2011.11.16

Generating “non-biased” random integers

If you know Number Theory or had algorithms classes in college you can probably skip this post… - I studied Graphic Design so I had to learn those things by myself - I will try to explain it using as less math as possible.. I know there is a lot of info about this subject on the internet and algorithms books but today I spent a couple minutes searching for it and most of them are too hard to understand if you are not a mathematician (which BTW I’m not..) so after giving up on the hard reading I decided to come up with my own solution to the problem, it may not be most elegant solution but it is at least a logical solution and results are acceptable.

Doing it wrong

I already had a simple function to generate random floating point numbers inside a range, a simplified version of it looks like:

function rand(min, max) {
    return lerp(Math.random(), min, max);
}

function lerp(ratio, start, end) {
    return start + (end - start) * ratio;
}

The logic is pretty straightforward, Math.random() returns a random number from 0 to 1, the lerp() method calculates the “linear interpolation” between start and end, here is an example:

lerp(0.5, 0, 100);  // 50
lerp(0.2, 0, 10);   // 2
lerp(0.5, -10, 10); // 0

Since “lerp ratio” is also a value inside the range 0...1 it is just a matter of doing the linear interpolation to a random ratio, nothing wrong about this process… One may think that since the random float works properly it would be just fine to use Math.round() to get a random integer:

//biased! don't use this code!
function randInt(min, max) {
    return Math.round( rand(min, max) );
}

Consider this example:

randInt(-1, 1);

What is the probability of getting 0, 1 and -1 respectively? If you think it’s ~33% than you are wrong, 0 has 50% of probability since anything inside the range -0.5...0.5 is going to rounded to 0 - I already knew it before I coded the naive approach but at that time I didn’t needed any sort of precision - It is important to note that the problem only affects the min/max values no matter how large is the range.

Running this code 1000x:

// first run
-1 => 24.7%
 0 => 50.2%
 1 => 25.1%

// second run
-1 => 24.8%
 0 => 51.6%
 1 => 23.5%

Y U NO LIKE -1 and 1?

So how to do it “right”?

First thing I did was to think how I would approach the problem on the simplest way possible that wouldn’t require reading a technical paper about RNG which includes way more info than most people probably need to know…

Another option was reading Python source code (as suggested by Gabriel Laet on twitter) but my gut said the implementation was more complex than I needed so I decided to try to solve the problem myself without any external help (I like puzzles and this one didn’t looked that hard since we already have Math.random() in JavaScript).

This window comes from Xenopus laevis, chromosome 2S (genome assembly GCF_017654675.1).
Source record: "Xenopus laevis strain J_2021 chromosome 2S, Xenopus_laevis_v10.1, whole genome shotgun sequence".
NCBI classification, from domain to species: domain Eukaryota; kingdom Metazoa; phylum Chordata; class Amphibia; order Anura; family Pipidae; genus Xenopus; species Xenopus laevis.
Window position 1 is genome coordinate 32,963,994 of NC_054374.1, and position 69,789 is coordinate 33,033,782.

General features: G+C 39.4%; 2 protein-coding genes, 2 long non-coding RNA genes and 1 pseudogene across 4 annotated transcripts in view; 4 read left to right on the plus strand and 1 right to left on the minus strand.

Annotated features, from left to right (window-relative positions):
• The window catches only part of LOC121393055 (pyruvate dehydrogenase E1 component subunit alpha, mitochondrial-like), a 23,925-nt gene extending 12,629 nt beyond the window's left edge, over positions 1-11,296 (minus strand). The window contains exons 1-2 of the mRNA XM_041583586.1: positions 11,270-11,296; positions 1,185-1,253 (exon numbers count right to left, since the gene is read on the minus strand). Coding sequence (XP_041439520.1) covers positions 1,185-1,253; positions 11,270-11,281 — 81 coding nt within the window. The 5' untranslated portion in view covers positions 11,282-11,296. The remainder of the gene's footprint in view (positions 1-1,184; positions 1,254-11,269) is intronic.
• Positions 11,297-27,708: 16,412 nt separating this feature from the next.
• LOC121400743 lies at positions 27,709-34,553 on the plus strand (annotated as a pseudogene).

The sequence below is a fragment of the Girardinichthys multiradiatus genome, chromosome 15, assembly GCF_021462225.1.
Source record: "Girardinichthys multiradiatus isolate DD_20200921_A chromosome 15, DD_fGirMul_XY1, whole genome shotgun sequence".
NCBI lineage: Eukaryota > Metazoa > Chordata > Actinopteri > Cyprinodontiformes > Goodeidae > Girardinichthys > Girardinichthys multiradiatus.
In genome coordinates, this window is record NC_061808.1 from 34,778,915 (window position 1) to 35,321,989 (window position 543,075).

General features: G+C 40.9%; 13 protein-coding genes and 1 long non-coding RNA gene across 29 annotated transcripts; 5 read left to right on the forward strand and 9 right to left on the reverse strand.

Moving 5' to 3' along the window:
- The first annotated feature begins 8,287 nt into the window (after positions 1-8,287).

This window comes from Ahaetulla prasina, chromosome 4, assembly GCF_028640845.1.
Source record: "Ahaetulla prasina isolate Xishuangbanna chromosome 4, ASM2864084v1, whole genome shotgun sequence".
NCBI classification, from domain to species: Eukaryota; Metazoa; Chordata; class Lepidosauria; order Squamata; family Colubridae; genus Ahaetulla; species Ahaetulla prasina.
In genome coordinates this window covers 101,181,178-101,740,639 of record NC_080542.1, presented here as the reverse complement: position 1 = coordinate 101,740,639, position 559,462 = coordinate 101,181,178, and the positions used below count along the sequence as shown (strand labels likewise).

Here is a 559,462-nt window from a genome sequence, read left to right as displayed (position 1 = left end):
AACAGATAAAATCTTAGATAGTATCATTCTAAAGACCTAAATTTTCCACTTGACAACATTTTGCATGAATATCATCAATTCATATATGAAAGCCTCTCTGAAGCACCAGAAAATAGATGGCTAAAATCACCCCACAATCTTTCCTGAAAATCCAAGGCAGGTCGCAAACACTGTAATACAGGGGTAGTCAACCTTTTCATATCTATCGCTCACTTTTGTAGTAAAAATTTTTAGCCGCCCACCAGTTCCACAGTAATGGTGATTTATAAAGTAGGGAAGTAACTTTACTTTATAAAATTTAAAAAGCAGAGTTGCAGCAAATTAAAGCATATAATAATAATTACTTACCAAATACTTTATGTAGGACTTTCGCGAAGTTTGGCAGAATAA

For me the most important thing at solving this kind of problems is breaking it into smaller ones. The real issue with the previous approach is that the “range” that “covered” a single result (zero) was 50% of the full range, to solve the problem we need to break the range into 3 equal-sized steps (since the range has 3 integers) and pick a random “step”/”index” instead of simply rounding the linear interpolation.

“A problem well stated is a problem half solved” – Charles F. Kettering

Solution(s)

function randInt(min, max) {
    var stepSize = 1 / (max - min + 1),
        nSteps = Math.floor(Math.random() / stepSize);
    return min + nSteps;
}

The “step size” is calculated by dividing one by the amount of integers inside the range, so if range have 3 items it will be 1/3 === 0.3333333333333333 if range has 4 items it will be 1/4 === 0.25 and so on… (exactly what we need)

By knowing the size of the “step”, and since it is always inside the range 0 <= n <= 1, we can pick a random step by using Math.random().

If Math.random() is inside the range 0...0.3333333333333332 it should return 0 (zero steps), if it’s inside the range 0.3333333333333333...0.6666666666666665 it should return 1 (one step) and from 0.6666666666666666 to 1 it should return 2 (two steps). That is a very common math operation so I abstract it as a separate method to make clearer what the code is doing, I call this method countSteps() since most times I needed this function was to “count the number of full steps” and I haven’t seen it on any other library to follow the same convention (naming things is hard):

function countSteps(val, stepSize) {
    return Math.floor(val / stepSize);
}

So the code could be rewritten for better readability:

function randInt(min, max) {
    var stepSize = 1 / (max - min + 1);
    return min + countSteps(Math.random(), stepSize);
}

Running this code 1000x:

// first run
-1 => 31.1%
 0 => 34.7%
 1 => 34.1%

// second run
-1 => 36.1%
 0 => 33.4%
 1 => 30.4%

Not biased at all!

Solution #2 (added 2011/11/16)